Within our current TCDD exposure studies, we found that singly-exposed F1 mice and dually exposed F1 mice exhibited similar reproductive tract defects with regard to fertility and maintenance of pregnancy. Specifically, both treatment groups exhibited reduced fertility compared to control mice, with approximately half of the mice in each exposure group able to achieve visible pregnancy (). Infertility correlated with diminished uterine PR expression as determined by immunohistochemistry. Significantly, in the first series of studies we also found that the majority of TCDD exposed F1 mice which were able to become pregnant in either treatment group failed to sustain their pregnancy and delivered preterm. Although most pups appeared to be viable at birth, (due to direct visualization or the presence of a milkspot), all premature mice died within 24 hours of birth. Surviving (full-term) female offspring were mated at adulthood and were similarly examined for fertility and pregnancy outcome. With the exception of the F2 mice, which were descended from the fertile but dually TCDD-exposed dams, we found that each successive generation of animals exhibited similar fertility and pregnancy outcomes as the F1 mice. All toxicant exposed mice, or descendants of exposed mice, fared worse with regard to fertility or pregnancy outcomes compared to any generation of control mice.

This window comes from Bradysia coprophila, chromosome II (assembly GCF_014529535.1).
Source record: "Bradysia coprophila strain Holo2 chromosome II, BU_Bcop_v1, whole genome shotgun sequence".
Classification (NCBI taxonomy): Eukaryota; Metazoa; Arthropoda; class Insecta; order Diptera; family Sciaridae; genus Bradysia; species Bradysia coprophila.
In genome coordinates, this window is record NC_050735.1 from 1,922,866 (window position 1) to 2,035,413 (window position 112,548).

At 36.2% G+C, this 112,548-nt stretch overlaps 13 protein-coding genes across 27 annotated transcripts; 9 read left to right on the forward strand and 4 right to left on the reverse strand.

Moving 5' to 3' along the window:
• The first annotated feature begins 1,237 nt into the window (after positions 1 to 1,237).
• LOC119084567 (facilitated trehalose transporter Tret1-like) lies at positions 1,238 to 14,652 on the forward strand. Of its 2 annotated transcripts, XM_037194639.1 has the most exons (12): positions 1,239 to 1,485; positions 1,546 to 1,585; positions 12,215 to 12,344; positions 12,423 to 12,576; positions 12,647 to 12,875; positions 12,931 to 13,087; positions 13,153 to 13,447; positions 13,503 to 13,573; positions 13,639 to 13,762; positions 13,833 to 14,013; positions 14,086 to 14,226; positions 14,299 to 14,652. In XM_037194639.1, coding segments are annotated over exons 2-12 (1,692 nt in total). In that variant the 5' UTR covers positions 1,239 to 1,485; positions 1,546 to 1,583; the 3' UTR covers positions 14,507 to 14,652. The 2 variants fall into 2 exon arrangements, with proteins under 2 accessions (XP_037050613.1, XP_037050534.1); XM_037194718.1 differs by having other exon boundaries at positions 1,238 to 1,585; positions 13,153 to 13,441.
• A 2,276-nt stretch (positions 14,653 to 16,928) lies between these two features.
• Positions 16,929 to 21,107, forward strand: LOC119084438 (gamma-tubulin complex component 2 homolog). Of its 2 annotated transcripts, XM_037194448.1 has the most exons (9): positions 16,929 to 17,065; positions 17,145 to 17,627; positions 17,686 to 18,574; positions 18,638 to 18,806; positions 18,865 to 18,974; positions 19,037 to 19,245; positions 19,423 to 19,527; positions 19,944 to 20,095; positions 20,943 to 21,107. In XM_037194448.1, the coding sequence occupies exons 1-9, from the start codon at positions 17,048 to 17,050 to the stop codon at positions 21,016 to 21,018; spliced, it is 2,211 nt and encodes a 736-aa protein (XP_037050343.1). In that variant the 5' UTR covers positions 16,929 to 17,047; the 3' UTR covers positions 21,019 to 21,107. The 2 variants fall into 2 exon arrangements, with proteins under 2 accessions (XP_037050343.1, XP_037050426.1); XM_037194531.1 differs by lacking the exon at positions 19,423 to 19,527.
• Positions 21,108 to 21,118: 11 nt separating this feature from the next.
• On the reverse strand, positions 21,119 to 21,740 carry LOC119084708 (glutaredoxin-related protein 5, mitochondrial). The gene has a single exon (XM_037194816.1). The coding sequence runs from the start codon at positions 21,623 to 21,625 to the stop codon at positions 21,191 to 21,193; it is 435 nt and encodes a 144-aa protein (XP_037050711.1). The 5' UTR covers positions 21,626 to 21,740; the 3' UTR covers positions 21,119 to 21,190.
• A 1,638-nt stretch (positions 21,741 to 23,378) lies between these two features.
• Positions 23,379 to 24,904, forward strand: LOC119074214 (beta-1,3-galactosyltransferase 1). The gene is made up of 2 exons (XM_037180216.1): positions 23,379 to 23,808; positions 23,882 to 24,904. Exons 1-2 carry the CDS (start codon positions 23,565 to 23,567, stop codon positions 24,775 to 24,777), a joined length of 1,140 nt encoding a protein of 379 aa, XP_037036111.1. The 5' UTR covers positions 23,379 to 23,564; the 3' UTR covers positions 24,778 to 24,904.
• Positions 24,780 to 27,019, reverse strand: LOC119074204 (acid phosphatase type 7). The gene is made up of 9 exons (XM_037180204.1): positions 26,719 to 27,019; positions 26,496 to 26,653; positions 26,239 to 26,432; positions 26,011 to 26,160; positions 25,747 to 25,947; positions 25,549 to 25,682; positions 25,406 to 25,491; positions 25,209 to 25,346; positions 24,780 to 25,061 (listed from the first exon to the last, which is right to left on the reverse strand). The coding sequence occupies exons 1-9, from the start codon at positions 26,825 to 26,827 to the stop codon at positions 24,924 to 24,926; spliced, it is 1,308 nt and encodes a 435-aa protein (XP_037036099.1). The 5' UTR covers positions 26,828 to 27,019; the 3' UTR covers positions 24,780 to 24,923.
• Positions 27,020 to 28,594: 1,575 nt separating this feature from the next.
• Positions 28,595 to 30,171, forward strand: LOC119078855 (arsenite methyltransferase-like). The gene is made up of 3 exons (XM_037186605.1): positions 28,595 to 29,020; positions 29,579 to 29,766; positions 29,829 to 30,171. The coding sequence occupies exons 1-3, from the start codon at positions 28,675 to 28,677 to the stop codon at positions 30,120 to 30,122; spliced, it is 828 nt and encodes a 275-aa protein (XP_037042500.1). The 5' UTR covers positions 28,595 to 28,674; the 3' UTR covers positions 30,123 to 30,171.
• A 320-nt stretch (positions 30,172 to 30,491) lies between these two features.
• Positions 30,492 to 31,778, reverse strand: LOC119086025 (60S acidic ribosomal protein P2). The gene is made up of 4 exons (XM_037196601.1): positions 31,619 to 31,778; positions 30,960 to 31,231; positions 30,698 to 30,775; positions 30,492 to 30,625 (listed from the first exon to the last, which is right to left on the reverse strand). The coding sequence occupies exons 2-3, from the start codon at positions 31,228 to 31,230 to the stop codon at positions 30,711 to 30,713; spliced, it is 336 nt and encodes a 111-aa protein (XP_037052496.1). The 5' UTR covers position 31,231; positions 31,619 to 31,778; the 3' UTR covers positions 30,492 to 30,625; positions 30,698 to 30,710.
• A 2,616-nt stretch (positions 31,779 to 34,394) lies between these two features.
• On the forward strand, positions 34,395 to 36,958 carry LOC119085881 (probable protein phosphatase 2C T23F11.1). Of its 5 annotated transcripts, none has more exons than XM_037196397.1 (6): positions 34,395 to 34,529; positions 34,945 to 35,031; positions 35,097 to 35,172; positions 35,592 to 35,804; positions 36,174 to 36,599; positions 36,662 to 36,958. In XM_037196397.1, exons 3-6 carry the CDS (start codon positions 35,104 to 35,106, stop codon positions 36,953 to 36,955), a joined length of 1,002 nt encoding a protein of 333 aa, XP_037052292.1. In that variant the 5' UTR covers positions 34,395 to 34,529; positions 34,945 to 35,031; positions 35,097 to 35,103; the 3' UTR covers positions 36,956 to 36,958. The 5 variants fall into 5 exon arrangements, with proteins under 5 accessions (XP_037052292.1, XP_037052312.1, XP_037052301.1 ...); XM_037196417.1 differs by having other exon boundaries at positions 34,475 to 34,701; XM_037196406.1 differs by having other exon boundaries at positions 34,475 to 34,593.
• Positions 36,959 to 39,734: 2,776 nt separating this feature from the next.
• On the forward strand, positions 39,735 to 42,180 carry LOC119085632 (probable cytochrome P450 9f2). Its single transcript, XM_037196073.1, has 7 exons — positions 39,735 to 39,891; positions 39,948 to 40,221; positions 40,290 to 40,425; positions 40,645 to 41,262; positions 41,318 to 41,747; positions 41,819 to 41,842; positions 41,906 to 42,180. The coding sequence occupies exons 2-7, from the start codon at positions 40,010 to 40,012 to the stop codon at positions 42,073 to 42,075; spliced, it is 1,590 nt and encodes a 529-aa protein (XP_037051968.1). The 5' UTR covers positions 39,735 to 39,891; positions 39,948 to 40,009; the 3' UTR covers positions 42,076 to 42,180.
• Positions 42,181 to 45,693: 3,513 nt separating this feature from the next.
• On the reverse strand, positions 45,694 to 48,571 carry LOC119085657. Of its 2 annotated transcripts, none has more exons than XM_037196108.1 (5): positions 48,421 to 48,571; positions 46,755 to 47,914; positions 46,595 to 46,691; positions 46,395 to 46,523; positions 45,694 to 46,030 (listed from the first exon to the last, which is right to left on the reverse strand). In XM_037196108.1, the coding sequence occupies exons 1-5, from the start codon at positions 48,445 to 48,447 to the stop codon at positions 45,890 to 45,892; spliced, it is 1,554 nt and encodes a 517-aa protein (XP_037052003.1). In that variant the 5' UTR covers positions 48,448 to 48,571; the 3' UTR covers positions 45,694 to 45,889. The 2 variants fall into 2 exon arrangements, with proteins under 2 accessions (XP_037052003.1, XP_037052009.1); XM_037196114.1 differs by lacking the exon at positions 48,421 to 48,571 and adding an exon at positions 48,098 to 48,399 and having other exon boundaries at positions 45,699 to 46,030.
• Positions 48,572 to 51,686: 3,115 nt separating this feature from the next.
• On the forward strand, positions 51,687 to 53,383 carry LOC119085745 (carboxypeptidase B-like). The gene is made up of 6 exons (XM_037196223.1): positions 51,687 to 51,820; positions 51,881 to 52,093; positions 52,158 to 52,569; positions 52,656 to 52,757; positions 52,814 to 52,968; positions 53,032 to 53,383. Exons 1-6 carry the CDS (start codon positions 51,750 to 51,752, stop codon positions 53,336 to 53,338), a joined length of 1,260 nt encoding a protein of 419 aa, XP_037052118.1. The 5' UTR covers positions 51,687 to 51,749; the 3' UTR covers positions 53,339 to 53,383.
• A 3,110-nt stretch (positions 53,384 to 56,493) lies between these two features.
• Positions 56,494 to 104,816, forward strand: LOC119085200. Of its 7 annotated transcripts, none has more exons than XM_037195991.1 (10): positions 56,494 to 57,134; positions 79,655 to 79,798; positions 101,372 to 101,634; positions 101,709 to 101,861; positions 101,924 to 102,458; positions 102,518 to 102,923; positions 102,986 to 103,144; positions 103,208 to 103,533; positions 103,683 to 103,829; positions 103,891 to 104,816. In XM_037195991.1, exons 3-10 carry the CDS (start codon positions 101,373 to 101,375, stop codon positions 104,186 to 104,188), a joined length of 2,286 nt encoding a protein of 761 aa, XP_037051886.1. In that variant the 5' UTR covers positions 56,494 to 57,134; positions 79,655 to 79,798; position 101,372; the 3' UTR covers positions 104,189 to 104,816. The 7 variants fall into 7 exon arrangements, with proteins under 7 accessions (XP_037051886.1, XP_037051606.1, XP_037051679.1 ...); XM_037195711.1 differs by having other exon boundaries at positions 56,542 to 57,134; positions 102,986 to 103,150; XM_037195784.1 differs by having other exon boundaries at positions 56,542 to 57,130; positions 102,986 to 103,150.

Not surprisingly, F1 mice in the current study which were exposed to TCDD at multiple times during development (in utero
, 4 weeks and 9 weeks) exhibited complete infertility, likely due in part to their profound loss of PR expression described within in our previous report [19
]. However, it is also probable that multiple exposures to TCDD impact other reproductive organs and systems which can affect fertility. For example, defects in ovarian steroid synthesis [39
] and neural development [40